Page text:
Soroosh Sorooshian was awarded the 2013 Robert E. Horton Medal at the AGU Fall Meeting Honors Ceremony, held on 11 December 2013 in San Francisco, Calif. The medal is for “outstanding contributions to hydrology.”
I am proud to introduce Soroosh Sorooshian, distinguished professor of civil and environmental engineering and Earth system science at the University of California, Irvine, as the 2013 Horton medalist. Soroosh is an exemplary scholar, who through collaborations with Hoshin Gupta and numerous other talented students and researchers, has made many landmark contributions to hydrology. I will highlight what I consider to be his principal contributions. In the early 1980s, Soroosh was among the first to provide a better statistical underpinning of the rainfall-runoff model calibration problem. This work is still a main reference for hydrologic parameter estimation. Later that decade, Soroosh was the first to explain why local search methods were unable to locate the “best” hydrologic parameter values. This led to the SCE-UA algorithm. The profession suddenly had a consistent way to calibrate watershed models.
In the 1990s, Soroosh and his students introduced artificial neural networks to model the rainfall-runoff transformation. This work reenergized interest in black box models. Later, Soroosh’s group presented a multicriteria approach to model calibration that opened up new frontiers and inspired many of us to better recognize the role of model error. Soroosh then embarked upon a journey to use remote sensing data for precipitation estimation. This led to PERSIANN, used worldwide to predict rainfall amounts at different spatial and temporal scales.
In the 2000s, Soroosh and his students introduced particle-filtering and model-averaging approaches to better characterize modeling errors. This work is at the center of the current debate on uncertainty quantification and has revived the use of data assimilation approaches.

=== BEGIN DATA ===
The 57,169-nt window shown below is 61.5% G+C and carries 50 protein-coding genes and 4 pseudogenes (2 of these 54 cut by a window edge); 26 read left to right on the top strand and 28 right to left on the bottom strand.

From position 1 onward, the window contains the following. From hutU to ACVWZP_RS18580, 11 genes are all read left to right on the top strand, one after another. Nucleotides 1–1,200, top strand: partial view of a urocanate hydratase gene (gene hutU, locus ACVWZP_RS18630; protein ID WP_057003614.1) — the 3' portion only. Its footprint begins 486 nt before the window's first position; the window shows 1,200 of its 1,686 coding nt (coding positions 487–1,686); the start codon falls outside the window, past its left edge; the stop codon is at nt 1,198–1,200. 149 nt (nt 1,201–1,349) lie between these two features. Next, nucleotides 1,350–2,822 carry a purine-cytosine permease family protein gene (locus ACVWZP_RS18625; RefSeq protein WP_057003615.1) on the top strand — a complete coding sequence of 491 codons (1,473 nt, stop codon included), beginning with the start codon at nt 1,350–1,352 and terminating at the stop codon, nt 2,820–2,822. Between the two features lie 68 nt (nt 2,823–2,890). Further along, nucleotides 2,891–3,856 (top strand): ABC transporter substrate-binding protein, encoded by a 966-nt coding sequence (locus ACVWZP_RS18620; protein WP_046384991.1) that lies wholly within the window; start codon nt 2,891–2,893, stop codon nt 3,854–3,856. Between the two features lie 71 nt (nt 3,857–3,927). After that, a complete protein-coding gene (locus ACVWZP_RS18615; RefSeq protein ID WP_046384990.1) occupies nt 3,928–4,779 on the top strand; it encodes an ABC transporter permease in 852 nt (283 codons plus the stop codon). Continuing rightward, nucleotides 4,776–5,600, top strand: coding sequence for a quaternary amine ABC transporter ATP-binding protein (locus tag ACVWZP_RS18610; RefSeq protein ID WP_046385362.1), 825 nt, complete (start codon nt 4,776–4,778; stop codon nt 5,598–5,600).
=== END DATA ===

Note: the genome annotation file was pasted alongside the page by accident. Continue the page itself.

At the same time, Soroosh engaged in sustainability studies to improve water resources management by initiating the Sustainability of Semi-arid Hydrology and Riparian Areas (SAHRA), a National Science Foundation Science and Technology Center. Especially noteworthy are his contributions to understanding the role of climate and soils in regional- and global-scale hydrology, inferring snowpack depths and riparian vegetation from remote sensing data, and understanding the relationship between seasonal streamflow variations and snowpack in the western United States.
Most recently, Soroosh started working on the effects of irrigation on local/regional weather and climate. Further, he has worked tirelessly in the service of the community, as chair of the Science Steering Group of the Global Energy and Water Cycle Experiment (GEWEX), a member of the National Oceanic and Atmospheric Administration Science Advisory Board, and a member of several National Research Council committees. He has also testified to both the U.S. House and Senate committees on water resources issues and has served AGU in numerous roles: editor of Water Resources Research, Hydrology section president, and chair of the Public Affairs Committee.
Soroosh is also an outstanding educator. Many of his former students occupy leading positions in academia, industry, and government. In summary, Soroosh is a skilled diplomat who has propelled hydrology to new synergies and discoveries. His wisdom and vision have inspired many to succeed in their careers. Please join me in congratulating Soroosh Sorooshian as this year’s Horton Medal winner.